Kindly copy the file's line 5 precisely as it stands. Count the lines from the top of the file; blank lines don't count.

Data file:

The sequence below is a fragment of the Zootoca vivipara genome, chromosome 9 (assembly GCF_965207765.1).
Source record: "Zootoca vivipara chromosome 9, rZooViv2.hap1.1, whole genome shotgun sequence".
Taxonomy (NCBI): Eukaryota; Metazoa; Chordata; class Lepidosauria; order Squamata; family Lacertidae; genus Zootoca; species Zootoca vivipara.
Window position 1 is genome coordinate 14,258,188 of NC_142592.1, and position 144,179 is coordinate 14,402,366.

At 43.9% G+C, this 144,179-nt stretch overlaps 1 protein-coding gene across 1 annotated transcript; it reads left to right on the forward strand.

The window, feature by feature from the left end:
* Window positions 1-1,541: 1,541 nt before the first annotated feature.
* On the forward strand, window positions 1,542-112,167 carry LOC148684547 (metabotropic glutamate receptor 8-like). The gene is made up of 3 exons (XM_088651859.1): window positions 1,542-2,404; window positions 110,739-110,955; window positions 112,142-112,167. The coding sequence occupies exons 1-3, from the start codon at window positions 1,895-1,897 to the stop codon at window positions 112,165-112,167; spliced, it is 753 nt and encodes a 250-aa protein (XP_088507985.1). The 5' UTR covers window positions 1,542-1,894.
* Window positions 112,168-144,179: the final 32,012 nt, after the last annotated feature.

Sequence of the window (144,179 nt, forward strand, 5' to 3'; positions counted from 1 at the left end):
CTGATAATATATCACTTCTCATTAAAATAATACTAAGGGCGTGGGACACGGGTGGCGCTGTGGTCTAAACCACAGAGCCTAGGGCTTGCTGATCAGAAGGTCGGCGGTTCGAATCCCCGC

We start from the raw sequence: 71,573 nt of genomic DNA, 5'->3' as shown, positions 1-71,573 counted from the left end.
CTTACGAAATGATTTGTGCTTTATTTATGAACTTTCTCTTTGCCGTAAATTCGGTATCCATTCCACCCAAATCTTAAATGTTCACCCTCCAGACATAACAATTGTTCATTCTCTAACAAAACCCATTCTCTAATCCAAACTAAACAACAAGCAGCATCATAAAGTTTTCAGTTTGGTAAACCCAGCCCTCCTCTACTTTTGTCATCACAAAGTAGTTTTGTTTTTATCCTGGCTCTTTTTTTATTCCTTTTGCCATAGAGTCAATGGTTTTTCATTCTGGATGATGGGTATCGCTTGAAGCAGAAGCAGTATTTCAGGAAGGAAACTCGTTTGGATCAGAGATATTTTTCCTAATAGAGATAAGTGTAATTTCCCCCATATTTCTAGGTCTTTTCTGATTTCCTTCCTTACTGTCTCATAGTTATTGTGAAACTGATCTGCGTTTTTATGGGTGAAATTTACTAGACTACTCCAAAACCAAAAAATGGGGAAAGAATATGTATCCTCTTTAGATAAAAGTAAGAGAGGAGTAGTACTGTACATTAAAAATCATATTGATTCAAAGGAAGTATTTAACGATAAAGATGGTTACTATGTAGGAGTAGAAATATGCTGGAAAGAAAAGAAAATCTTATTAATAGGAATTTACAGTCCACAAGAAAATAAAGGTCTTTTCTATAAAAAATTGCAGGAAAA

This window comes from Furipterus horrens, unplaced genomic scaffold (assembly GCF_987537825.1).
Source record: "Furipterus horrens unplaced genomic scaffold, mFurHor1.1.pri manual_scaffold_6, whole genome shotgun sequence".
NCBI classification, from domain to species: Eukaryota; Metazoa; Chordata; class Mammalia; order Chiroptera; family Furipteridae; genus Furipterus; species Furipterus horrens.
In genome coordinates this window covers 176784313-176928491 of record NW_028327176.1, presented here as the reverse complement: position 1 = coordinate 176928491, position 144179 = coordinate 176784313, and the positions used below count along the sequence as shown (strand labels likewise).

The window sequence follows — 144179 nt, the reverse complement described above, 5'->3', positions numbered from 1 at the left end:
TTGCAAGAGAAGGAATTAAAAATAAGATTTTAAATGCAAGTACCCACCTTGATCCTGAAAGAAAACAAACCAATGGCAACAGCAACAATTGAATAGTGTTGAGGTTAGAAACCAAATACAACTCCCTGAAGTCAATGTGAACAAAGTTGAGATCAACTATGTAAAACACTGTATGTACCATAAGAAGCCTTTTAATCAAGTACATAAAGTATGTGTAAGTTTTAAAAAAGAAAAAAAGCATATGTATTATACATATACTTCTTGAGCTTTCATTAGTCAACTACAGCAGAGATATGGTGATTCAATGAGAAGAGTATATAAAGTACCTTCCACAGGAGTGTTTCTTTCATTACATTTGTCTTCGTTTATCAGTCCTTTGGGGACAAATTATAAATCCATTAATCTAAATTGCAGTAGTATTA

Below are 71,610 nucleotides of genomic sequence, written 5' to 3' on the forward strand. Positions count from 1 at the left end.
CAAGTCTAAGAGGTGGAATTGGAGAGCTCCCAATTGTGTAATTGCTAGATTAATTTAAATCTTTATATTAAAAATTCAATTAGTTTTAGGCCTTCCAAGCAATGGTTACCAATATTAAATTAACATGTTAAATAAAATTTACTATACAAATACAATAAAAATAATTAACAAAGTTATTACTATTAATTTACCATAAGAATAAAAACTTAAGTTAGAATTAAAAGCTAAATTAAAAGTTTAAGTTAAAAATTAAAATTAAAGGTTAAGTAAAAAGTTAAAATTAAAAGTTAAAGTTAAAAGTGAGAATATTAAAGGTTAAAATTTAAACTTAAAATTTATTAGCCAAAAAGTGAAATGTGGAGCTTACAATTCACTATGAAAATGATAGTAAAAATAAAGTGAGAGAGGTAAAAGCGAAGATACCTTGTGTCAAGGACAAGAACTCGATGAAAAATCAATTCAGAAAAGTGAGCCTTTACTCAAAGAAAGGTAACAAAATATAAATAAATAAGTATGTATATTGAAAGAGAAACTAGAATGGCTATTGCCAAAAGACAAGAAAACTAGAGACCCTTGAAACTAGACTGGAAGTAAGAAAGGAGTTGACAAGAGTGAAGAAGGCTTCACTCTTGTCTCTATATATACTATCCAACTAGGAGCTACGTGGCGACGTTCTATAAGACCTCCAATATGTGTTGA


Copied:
At 43.9% G+C, this 144,179-nt stretch overlaps 1 protein-coding gene across 1 annotated transcript; it reads left to right on the forward strand.